Game 2: Rock, paper, scissors over the radio

Chapter 7 image

Introduction

Let’s play a game of rock, paper, scissors! Rock, paper and scissors is a game played with two players. Each player, at the same time, forms one of the three shapes (rock, paper or scissor) with their hands. Then, they use these rules to decide who wins:

  • The rock crushes the scissors.

  • The scissors cuts the paper.

  • The paper covers the rock.

  • If both players choose the same shape, it is a tie.

Figure below shows these rules.

Rock paper scissors game: Rock beats Scissors. Scissors beats Paper. Paper beats Rock.

Figure 1: Rock paper scissors game: Rock beats Scissors. Scissors beats Paper. Paper beats Rock

In this chapter, you will program this game using your micro:bits. Doing so, you will practice:

  • Unicast communication

  • Programming with variables

  • Programming with conditionals

What you’ll need

2 micro:bits
1 whiteboard/board
boardmarkers/postit notes
1 teammate

Programming: Rock, paper, scissors

To program this game, it is best to work with a teammate. Task 1 is for familiarising you with the game and will not use the radio. Starting from Task 2, you will start writing the parts of your program to play this game over the radio.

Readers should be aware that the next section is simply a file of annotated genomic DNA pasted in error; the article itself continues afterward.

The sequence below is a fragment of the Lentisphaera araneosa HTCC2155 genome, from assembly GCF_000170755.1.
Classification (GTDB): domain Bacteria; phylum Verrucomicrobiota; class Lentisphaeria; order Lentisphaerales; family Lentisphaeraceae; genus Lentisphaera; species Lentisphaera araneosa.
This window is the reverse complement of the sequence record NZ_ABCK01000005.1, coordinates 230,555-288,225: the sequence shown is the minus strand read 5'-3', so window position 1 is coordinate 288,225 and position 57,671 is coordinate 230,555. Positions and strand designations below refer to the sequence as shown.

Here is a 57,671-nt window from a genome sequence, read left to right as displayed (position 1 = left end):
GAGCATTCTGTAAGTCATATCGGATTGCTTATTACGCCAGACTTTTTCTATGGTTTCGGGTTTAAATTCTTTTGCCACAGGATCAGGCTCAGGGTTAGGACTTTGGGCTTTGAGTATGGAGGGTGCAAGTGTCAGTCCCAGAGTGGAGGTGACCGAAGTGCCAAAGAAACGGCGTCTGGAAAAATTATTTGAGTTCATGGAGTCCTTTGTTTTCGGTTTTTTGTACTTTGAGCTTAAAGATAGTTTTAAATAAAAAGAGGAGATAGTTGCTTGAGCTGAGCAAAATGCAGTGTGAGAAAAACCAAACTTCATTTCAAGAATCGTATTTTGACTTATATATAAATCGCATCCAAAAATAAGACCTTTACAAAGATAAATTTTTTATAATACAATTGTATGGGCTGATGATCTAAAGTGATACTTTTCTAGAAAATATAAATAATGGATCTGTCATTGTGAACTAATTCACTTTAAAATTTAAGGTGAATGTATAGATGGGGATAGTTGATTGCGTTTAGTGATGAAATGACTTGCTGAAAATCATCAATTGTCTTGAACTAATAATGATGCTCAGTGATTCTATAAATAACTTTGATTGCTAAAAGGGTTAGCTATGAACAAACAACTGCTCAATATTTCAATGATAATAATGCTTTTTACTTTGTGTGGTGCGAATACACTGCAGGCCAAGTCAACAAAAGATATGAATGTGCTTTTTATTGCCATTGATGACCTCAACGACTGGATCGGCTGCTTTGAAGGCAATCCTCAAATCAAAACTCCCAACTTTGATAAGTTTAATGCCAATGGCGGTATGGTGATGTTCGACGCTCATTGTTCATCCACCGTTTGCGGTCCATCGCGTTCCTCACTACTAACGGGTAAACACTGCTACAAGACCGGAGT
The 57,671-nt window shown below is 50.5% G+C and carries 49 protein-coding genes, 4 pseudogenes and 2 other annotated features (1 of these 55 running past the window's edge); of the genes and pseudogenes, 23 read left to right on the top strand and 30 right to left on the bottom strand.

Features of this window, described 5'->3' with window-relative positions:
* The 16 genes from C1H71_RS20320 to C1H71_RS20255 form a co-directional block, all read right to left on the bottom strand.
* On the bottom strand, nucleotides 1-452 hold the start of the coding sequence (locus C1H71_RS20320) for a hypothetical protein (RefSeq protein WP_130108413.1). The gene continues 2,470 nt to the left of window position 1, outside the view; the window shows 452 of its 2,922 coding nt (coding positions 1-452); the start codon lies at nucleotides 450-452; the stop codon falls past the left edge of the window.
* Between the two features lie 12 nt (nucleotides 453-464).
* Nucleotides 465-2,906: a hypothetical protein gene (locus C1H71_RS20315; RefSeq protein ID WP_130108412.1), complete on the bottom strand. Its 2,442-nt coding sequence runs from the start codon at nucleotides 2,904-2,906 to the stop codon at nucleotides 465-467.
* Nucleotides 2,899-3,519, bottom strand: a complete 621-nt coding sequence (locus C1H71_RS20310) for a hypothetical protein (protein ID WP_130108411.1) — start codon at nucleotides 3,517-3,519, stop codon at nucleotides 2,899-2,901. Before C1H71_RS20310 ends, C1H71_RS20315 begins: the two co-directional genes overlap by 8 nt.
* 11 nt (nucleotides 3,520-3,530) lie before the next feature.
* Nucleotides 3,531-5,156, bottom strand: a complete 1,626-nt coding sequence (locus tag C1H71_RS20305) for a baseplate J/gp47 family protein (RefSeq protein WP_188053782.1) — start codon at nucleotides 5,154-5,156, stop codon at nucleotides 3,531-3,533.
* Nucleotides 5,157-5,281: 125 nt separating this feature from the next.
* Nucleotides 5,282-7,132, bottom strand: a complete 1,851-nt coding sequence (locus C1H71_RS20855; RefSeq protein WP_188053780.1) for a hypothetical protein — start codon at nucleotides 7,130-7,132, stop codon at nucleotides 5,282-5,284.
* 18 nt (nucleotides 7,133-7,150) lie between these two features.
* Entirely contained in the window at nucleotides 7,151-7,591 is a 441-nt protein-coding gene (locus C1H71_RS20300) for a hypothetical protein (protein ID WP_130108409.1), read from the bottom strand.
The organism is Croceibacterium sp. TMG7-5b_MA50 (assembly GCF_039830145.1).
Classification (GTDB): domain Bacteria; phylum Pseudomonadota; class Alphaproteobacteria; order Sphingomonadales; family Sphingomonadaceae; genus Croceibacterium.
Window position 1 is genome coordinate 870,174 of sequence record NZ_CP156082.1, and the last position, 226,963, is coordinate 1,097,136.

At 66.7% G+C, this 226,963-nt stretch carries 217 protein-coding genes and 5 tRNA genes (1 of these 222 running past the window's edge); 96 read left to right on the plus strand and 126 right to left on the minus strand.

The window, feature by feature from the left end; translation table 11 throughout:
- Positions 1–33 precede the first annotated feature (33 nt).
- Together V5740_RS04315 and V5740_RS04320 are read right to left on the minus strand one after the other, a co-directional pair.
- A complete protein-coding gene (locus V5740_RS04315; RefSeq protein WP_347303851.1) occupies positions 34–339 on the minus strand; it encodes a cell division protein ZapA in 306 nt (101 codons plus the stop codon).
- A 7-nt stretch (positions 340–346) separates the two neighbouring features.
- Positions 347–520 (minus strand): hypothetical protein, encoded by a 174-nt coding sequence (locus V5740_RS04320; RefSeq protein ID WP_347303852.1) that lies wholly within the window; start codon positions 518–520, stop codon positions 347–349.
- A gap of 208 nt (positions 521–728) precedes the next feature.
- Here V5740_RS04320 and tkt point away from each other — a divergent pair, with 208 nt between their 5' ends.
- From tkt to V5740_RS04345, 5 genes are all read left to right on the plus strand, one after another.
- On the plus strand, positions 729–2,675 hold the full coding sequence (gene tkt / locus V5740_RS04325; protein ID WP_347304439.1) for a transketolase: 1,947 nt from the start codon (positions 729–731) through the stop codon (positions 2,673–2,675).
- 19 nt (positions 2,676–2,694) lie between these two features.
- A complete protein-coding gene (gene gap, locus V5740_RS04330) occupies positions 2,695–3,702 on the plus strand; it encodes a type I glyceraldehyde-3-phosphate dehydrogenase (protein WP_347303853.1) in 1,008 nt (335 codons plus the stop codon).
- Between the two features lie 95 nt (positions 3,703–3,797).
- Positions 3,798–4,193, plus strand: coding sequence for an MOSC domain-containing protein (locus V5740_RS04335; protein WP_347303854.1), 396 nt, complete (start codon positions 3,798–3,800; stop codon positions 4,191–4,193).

Task 1: Start with the simple game

Description: To familiarize yourself with the game, try the Rock-Paper-Scissors activity. Notice that the program gives a number to rock, paper and scissors. For example, paper=1, rock=2, and scissors=3.

Instruction: Program the code shown on the Rock-Paper-Scissors activity page, and download it to your micro:bits. Play the game with a friend. You will each shake your micro:bits at the same time and then decide who wins using the games rules as described above.

Task 2: Hand shapes over the radio with unicast

Description: To play the game over the radio, you will use the button A to select paper, rock or scissors. You will use button B to confirm your selection and send it over the radio. Like in Task 1, use paper=0, rock=1, scissors=2.